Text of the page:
Election Eve Analysis and Predictions (Updated Below)
Hello Bloggers, Senator Bulworth here
Thanks again to Steve for the invitation to post while he undergoes jury duty.
The Washington Post and the NY Times both have headlines today reporting that the so-called "generic ballot" shows the Democrat's edge shrinking. Two weeks ago, Democrats led among likely voters 51-39; Now that lead is down to 47-43, although the WashPost/ABC poll has the lead at 6%, just one below that enjoyed by Republicans in 1994.
Among the reasons to be guarded about tomorrow's outcome are of course the GOP's much vaunted turnout ground game and the continuing important--and some would say disproportionate--role played by rural voters, as discussed in this NY Times op-ed by Brian Mann (subscription required).
In addition, some races, particularly for the U.S. Senate, have been marked by the candidate's personalities and advertising battles, which of course the press tends to play up, over and beyond campaign issues. Harold Ford was probably a long shot at best in Tennessee, but the ad wars and debates over the candidate's personality and character have superceded (at least from the outside) issue like the Iraq war.
In New Jersey, new Governor Jon Corzine appointed Robert Menendez, a House member, to fill the remaining year of Corzine's Senate term. Menendez was a controversial choice as he has, shall we say, some political baggage, whether deserved or not. Menendez is popular with the state's large Hispanic population, however. Nonetheless, I think Rob Andrews, a House member from Southern New Jersey would have been a better pick. But to top it all off, the Republicans nominated former Governor and 911 Commission Member Tom Kean's son to run against Menendez. There are probably people in New Jersey who think the former governor is the one on the ballot. So the New Jersey race may play out closer than it would have normally under other circumstances.
In Maryland, voters chose a bland, white, centrist House member, Ben Cardin to replace retiring Senator Paul Sarbanes while Republicans nominated Michael Steele, the Lt. Governor. Steele is more charismatic and is black, a factor that led to his endorsement by several Black Democrats last week. If Steele maintains his share of the GOP vote and gains among Democratic voters, this race could last through the night.
So in New Jersey and Maryland, two traditionally Blue States, what should have been no-brainer Democratic gains in a bad year for the GOP may not turn out that way.
Nevertheless, the GOP hasn't had much go its way for the last year and in particular, in the last two months. Just as the Mark Foley scandal was subsiding, another one involving influential evangelist Ted Haggart heated up, leading to his resignation as head of the National Association of Evangelicals and his firing as Senior Pastor of the mega-church, New Life, in Colorado Springs. And of course, the news from Iraq has continued to be bad, despite the sentence declared yesterday in the trial of Saddam Hussein. Which leads to this point by conservative columnist George Will:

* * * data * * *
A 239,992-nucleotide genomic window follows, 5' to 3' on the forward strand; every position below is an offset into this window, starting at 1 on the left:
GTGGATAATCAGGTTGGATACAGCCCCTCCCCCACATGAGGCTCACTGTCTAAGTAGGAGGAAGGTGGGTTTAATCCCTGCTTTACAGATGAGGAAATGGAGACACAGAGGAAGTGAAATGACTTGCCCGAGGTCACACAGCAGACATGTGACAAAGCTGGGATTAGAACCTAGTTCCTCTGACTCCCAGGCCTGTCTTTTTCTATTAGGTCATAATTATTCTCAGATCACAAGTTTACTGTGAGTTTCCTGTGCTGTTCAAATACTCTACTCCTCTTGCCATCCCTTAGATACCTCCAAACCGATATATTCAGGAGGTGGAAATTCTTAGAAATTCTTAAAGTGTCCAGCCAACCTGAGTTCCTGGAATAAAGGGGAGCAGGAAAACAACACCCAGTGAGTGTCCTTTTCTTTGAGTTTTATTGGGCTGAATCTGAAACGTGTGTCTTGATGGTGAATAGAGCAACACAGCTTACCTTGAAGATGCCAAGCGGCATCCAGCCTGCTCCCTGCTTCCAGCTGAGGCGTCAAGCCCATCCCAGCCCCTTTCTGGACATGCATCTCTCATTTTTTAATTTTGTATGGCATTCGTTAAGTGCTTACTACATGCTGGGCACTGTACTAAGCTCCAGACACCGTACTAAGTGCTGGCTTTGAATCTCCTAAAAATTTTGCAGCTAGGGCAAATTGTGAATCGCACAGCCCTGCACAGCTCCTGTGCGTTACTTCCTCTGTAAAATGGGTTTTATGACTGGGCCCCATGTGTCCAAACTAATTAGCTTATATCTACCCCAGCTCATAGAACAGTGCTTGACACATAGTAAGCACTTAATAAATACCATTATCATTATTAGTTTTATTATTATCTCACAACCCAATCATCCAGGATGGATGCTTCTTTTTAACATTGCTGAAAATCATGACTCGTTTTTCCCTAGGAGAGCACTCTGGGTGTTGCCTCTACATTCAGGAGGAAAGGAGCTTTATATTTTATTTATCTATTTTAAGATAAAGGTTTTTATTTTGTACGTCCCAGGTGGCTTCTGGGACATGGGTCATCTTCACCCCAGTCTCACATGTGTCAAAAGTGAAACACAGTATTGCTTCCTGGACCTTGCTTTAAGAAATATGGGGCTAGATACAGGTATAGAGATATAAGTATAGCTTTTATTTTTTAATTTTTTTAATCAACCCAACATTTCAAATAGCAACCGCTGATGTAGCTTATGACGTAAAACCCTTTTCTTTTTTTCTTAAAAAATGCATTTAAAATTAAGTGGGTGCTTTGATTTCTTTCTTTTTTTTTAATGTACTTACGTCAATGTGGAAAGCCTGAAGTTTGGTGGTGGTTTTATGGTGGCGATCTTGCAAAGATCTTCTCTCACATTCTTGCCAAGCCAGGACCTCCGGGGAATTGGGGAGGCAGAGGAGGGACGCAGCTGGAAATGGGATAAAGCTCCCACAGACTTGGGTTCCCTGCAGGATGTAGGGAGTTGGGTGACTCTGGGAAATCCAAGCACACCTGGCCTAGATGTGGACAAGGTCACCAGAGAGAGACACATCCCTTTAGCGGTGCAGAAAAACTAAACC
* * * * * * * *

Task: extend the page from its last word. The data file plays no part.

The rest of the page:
Passion drives turnout; anger is a passion; contentment is not. Is there anger at incumbents generally, or only at Republican incumbents?
For awhile it appeared that Senate Republican incumbents in Montana and Rhode Island looked about finished while one in Missouri appeared to be barely hanging on. Only in Ohio and Pennsylvania, though, did it appear Senate Republican incumbents were in significant, perhaps insurmountable, trouble. Now the Montana and Rhode Island races have tightened. At this point, Democrats might do well to gain Ohio and Pennsylvania while HOLDING Maryland and New Jersey.
The House side would normally be even more problematic given the role of rural voters noted above, as well as the effect of redistricting has had on marginalizing minority and other Democratic voters in states like Texas. Yet analysts such as Stuart Rothenberg are predicting a Democratic Party gain of between 25 and 30 seats. That estimate, however, was given presumably before the generic ballot tallies mentioned above were reported.
With all of this being said, here are my predictions:
U.S. Senate: Democrats +2
U.S. House: Democrats +6
Let's hope I'm being overly pessimistic.
UPDATE: Josh Marshall, Steve Benen at TAPPED, and others have documented that the new polls showing a much closer race between Democrats and Republicans nationally are offset either by concurrent or new polls still showing a stronger Democratic lead. So, not to panic just yet.
At the same time, so we're not totally flying in the dark here, this Stuart Rothenberg classification from last Thursday gives some structure to the way things might break down tomorrow. It identifies 20 races that are toss-ups, and they're all Republican-incumbent seats. Another 10 Republican seats are listed as toss-up/tilt GOP; another 10 are toss-up/tilt Dem, where seven of the seats are held by the GOP. So at this point, we're already up to 37 GOP seats in play. Next, there are seven seats identified as lean Democratic, with six of these being current GOP seats, making our total of GOP seats in play=43. Finally, there are four seats where the Democrat is favored, three of which are GOP incumbents, bringing our maximum total of GOP seats in play to 46. That appears to be the upper end of this thing, with no Democratic seats listed as toss-ups, tilt GOP, lean GOP or GOP favored. If we toss out the ten seats classified as toss-up/tilt GOP, that lowers it to 33. If you figure half of the pure-toss-ups breaking the Democrats' way, you get 23 seats, which would be sufficient for taking control of the House, albeit narrowly.